Great Britain and Northern Ireland's performance in the European Athletics Championships deserves the highest praise.
It's the biggest demonstration to date that Lottery investment is paying off. Though merely at continental level, it overshadows the 2012 Olympic medal haul which prompted the resignation of UK performance director Charles van Commenee.
Yet comparison with the previous record medal haul (1986, 8 golds, 2 silvers, 5 bronzes) and performances achieved then, suggests that hype over 2016 Olympic prospects is premature. Europe is no longer a powerhouse of the sport.
The UK was third in the 1986 medal table behind USSR and East Germany: doping-infested regimes, neither of which now exists.
Standards in 1986 were, staggeringly, higher than today. Seven of table-topping Britain's 12 gold medal-winning performances in Zurich would not have won the corresponding events in 1986. Mo Farah would not even have earned a medal. Nor would Lynsey Sharp or Eilidh Child.
A total of 249 European men and women featured in the 1986 world top 10 (111 men, 138 women). It is 140 today (I reviewed only events common to both championships, thus excluding new events introduced subsequently).
In 1986, there were 14 British men and eight women among those 249 Europeans in the world's best. Today there are nine men, 11 women. The gender balance has shifted but the UK share has held up well.
Britain had three in the world top 10 at 800 metres in 1986. Scotland's Tom McKean ranked 11th in the world but only fourth in the UK. In no single discipline today does the UK have three among the top 10.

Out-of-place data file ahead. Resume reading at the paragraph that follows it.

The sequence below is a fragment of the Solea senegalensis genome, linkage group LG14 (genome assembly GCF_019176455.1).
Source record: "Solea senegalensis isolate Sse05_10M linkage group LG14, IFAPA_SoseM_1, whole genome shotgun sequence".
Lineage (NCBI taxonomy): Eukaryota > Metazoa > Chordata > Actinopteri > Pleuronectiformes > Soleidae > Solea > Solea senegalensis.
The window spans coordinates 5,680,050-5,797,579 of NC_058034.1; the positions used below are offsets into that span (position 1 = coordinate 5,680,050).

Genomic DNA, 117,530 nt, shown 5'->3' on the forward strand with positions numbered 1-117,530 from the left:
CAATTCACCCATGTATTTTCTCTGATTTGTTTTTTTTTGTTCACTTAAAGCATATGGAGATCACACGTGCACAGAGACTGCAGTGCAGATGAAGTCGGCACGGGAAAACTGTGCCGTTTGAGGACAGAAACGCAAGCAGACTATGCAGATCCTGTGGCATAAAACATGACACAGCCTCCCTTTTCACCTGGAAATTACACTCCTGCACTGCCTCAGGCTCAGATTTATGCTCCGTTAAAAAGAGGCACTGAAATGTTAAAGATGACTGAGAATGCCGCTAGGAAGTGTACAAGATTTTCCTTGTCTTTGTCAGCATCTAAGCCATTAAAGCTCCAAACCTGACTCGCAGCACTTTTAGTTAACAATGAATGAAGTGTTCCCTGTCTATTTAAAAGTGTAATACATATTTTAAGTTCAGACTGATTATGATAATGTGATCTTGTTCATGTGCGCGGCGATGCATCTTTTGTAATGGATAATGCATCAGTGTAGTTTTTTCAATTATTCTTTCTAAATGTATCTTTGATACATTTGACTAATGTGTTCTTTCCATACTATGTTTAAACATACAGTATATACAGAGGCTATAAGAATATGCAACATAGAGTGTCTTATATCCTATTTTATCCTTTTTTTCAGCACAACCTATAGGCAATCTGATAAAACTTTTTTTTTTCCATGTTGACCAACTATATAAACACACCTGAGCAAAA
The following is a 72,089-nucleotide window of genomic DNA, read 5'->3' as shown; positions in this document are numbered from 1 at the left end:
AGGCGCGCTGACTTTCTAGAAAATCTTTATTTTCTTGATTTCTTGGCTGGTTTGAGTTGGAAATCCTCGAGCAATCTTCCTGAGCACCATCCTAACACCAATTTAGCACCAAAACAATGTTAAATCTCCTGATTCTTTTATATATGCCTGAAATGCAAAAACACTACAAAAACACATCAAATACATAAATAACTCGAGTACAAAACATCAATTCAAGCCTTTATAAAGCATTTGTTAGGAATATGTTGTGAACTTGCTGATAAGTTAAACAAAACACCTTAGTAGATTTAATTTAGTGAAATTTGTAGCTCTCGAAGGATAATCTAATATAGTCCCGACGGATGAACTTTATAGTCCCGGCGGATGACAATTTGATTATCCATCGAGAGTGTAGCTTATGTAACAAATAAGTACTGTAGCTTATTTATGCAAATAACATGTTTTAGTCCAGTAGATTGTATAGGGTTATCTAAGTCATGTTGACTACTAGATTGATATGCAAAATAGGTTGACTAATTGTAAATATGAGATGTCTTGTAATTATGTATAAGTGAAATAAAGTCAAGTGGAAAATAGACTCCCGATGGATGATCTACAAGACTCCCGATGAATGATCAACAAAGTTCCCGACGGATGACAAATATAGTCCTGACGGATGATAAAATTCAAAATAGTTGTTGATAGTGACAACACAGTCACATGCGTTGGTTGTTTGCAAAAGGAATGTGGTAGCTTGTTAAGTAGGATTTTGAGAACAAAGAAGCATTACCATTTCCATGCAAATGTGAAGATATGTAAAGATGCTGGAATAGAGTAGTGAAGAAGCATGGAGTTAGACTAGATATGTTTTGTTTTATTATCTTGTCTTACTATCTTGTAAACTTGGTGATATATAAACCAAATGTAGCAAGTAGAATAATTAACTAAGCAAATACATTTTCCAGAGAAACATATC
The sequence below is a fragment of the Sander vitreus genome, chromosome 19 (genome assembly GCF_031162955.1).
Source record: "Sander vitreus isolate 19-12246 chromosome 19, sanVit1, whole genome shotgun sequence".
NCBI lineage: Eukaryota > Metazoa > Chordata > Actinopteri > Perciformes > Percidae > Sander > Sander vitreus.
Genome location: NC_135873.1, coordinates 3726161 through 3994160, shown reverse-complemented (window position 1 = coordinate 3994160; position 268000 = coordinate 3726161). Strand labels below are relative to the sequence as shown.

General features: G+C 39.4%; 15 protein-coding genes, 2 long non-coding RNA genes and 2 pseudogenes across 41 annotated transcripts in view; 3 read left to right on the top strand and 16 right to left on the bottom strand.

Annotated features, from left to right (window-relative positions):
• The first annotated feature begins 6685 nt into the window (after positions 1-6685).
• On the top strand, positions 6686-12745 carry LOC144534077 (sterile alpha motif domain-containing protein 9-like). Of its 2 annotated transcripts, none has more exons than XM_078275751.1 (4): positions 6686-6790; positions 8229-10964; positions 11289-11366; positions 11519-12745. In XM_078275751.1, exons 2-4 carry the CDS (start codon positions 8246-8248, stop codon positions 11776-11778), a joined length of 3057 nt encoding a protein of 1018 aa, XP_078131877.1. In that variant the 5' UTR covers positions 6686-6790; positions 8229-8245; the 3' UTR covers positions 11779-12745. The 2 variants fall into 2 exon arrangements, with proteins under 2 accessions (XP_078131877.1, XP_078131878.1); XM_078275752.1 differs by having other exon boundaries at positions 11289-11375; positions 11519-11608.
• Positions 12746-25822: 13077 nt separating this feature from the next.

Scotland has three athletes in the top 10 in their respective events: Child at No.4 over 400m hurdles, and Sharp and Laura Muir at No.8 in the 800m and 1500m respectively. You have to go back to 1991 - a perceived golden age - to surpass that: McKean (800m), Tom Hanlon (steeplechase), Yvonne Murray (3000m) and Liz McColgan (10k) were all in the world top 10.
Apart from the United States, where the collegiate system funds track and field, and challenged otherwise only by France, no nation invests more in development than Britain.
This has been widely ignored in the past. Of 142 European athletes to have won world junior medals between 2000 and 2010, only one claimed a medal in London 2012.
Talented juniors making the transition to senior level is poor. The likes of James Dasaolu and Adam Gemili, winners of the 100 and 200m in Zurich, show Britain may be starting to get that right.